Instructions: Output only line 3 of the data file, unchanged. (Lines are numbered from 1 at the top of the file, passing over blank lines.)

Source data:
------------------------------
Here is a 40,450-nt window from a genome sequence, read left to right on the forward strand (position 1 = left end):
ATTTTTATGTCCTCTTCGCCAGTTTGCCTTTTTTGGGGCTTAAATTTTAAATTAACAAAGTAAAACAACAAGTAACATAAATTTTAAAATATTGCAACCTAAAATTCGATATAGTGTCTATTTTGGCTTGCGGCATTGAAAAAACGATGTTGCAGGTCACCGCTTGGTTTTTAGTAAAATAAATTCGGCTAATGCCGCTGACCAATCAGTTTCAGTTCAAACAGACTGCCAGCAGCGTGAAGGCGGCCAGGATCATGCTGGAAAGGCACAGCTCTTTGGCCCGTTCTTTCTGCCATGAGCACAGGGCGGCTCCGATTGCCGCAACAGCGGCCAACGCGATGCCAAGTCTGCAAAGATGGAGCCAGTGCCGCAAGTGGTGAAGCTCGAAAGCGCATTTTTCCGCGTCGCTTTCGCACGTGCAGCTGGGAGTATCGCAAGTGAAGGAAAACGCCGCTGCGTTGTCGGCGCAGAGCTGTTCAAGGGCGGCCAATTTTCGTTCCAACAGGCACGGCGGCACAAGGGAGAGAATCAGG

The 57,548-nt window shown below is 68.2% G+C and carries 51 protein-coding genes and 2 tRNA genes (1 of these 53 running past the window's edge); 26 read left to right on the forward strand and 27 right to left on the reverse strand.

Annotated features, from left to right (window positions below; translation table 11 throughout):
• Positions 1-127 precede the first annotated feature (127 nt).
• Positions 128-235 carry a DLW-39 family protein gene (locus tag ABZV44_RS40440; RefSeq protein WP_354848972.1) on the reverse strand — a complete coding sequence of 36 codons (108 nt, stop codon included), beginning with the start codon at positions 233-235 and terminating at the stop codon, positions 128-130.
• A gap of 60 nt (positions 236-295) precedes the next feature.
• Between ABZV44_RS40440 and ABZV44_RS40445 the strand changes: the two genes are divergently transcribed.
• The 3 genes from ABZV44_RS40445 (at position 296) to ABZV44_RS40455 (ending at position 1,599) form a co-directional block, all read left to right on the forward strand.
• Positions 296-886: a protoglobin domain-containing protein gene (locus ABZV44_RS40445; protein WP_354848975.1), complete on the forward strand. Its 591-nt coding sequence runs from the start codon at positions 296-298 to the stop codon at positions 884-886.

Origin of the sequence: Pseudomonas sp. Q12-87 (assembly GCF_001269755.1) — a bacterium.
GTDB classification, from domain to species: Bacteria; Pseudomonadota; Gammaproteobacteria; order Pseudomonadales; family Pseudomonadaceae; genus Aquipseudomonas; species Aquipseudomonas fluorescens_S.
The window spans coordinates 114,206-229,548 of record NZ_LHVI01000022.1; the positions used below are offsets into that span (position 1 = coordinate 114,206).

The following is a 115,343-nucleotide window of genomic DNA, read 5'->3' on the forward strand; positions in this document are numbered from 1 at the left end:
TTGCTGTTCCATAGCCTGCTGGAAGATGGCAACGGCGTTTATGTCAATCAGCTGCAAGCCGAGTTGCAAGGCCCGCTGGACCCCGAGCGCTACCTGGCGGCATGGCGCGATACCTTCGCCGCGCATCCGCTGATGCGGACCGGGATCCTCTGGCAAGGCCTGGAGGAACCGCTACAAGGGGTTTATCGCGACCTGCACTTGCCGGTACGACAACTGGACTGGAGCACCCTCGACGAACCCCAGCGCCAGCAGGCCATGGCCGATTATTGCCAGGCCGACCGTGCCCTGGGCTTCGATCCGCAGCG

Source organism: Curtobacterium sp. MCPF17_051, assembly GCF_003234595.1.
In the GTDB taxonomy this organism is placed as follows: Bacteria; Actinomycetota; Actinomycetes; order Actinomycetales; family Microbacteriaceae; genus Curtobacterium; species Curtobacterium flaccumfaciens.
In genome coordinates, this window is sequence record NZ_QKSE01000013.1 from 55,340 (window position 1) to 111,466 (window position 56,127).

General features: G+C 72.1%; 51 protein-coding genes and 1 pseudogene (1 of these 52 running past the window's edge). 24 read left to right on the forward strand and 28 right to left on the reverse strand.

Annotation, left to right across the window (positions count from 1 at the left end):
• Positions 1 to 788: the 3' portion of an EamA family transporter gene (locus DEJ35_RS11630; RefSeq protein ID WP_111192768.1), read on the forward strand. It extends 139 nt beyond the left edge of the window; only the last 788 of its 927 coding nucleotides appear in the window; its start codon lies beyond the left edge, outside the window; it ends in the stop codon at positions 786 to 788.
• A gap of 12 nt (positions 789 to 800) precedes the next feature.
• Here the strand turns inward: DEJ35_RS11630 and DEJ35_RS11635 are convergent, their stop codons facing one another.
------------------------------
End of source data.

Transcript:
The 57,548-nt window shown below is 68.2% G+C and carries 51 protein-coding genes and 2 tRNA genes (1 of these 53 running past the window's edge); 26 read left to right on the forward strand and 27 right to left on the reverse strand.